Outcomes associated with a structured prenatal counseling program for shoulder dystocia with brachial plexus injury

Lifeline Medical Associates, Atlantic Health System, Morristown, NJ, USA.
American journal of obstetrics and gynecology (Impact Factor: 4.7). 08/2012; 207(2):123.e1-5. DOI: 10.1016/j.ajog.2012.05.023
Source: PubMed


We examined outcomes that were associated with a novel program to identify patients who are at high risk for shoulder dystocia with brachial plexus injury.
The program included a checklist of key risk factors and a multifactorial algorithm to estimate risk of shoulder dystocia with brachial plexus injury. We examined rates of cesarean delivery and shoulder dystocia in 8767 deliveries by clinicians who were enrolled in the program and in 11,958 patients of clinicians with no access to the program.
Key risk factors were identified in 1071 of 8767 mothers (12.2%), of whom 40 of 8767 women (0.46%) had results in the high-risk category. The rate of primary cesarean delivery rate was stable (21.2-20.8%; P = .57). Shoulder dystocia rates fell by 56.8% (1.74-0.75%; P = .002). The rates of shoulder dystocia and cesarean birth showed no changes in the group with no access to the program.
With the introduction of this program, overall shoulder dystocia rates fell by more than one-half with no increase in the primary cesarean delivery rate.

13 Reads

  • No preview · Article · Mar 2013 · American Journal of Obstetrics and Gynecology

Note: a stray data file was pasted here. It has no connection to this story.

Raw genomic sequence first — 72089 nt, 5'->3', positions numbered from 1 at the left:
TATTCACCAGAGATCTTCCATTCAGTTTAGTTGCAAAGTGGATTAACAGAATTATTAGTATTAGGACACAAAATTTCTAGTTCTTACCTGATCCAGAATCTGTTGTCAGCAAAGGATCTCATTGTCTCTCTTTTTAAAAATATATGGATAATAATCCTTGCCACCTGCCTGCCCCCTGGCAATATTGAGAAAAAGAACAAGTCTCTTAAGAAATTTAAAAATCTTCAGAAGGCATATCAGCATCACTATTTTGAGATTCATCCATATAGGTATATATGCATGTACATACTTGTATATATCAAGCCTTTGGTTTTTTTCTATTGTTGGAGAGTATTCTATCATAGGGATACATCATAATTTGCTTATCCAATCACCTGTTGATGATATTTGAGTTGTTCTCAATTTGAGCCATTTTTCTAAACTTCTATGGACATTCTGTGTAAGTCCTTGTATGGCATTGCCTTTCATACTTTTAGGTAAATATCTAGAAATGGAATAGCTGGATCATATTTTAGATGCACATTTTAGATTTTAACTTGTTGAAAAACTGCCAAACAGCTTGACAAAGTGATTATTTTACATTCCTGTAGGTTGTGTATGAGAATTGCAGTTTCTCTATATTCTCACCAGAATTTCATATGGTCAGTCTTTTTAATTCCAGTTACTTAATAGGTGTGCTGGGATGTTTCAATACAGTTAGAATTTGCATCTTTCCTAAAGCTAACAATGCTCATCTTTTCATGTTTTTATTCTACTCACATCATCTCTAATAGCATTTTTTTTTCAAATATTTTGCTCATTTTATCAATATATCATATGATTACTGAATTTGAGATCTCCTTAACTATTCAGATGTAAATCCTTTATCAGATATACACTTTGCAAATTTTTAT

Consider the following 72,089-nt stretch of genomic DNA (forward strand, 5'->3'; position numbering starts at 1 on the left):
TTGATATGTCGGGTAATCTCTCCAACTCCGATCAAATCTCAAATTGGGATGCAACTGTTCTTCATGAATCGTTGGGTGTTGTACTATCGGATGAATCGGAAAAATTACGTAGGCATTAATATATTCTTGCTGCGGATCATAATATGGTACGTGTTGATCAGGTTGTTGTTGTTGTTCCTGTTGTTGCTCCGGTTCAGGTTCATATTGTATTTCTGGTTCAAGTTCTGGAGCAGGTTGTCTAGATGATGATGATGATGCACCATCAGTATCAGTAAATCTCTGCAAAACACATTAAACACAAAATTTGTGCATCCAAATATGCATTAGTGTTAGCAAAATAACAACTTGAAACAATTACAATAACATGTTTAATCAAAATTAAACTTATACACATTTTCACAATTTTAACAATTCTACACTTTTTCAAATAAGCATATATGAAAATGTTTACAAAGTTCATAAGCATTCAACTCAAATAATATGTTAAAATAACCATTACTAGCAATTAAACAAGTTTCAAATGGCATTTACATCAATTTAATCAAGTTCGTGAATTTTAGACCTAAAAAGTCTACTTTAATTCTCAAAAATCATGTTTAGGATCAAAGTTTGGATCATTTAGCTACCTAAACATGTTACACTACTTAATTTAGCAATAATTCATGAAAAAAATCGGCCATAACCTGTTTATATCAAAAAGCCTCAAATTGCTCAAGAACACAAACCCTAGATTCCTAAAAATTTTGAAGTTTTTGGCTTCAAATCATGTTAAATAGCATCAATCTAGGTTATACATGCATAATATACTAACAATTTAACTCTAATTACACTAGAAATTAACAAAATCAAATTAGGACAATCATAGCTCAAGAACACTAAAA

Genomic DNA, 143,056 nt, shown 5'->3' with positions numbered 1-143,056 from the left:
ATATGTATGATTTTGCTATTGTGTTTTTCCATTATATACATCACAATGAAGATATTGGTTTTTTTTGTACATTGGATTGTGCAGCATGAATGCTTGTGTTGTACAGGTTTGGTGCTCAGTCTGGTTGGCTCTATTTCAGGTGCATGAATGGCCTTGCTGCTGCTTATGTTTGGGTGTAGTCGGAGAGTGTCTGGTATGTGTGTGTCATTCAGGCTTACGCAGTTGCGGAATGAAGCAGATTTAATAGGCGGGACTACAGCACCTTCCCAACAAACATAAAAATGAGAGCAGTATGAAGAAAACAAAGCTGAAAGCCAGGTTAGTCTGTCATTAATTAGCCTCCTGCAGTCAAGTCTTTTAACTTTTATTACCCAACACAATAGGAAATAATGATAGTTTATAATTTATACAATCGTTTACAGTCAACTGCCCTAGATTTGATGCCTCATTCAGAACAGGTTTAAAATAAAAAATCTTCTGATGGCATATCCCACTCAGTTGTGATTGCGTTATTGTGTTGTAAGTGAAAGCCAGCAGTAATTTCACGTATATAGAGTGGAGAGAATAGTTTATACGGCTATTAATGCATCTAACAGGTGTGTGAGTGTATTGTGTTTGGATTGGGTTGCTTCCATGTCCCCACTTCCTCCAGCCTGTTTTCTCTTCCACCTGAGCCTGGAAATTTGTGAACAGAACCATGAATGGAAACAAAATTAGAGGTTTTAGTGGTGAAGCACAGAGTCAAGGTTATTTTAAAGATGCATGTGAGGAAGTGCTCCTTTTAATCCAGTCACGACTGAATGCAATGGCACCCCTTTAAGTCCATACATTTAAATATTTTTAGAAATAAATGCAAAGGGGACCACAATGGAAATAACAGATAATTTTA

• [Show abstract] [Hide abstract]
    ABSTRACT: IntroductionA historic cohort study was conducted to evaluate satisfaction with childbirth of a macrosomic baby according to mode of delivery.Material and methodsAll 559 nulliparous women who delivered a neonate weighing >4000 g between 2008 and 2012 were included. The degree of woman's satisfaction with childbirth after elective cesarean, vaginal delivery, or cesarean during labor, was assessed using a five-level scale. Immediate neonatal and maternal outcomes were retrieved from clinical records. Long-term maternal outcomes were evaluated using four questionnaires on urinary incontinence, anal incontinence, and sexual functioning.ResultsNinety-nine women underwent elective cesarean, whereas 460 attempted a vaginal delivery. In the latter group, 276 women delivered vaginally, whereas 184 underwent a cesarean during labor. Long-term outcomes were assessed in 273 women (49%; elective cesarean, n = 55; vaginal delivery, n = 135; cesarean in labor, n = 83) after a mean 3-year follow-up. The proportion of long-term stress or mixed urinary incontinence was, respectively, 8%, 34%, and 12%, whereas that of anal incontinence was 7%, 19%, and 6%. Sexual functioning was similar in the three groups. No major neonatal complications were observed. When pooling the vaginal delivery and the cesarean in labor groups, the likelihood of being satisfied with childbirth was 63% in the “attempted vaginal delivery” group and 85% in the elective cesarean group (adjusted RR, 0.72; 95% CI, 0.61 to 0.84).Conclusions About one-third of women attempting a vaginal delivery of a macrosomic baby, would chose an elective cesarean if they could turn back time.This article is protected by copyright. All rights reserved.
    No preview · Article · Aug 2015 · Acta Obstetricia Et Gynecologica Scandinavica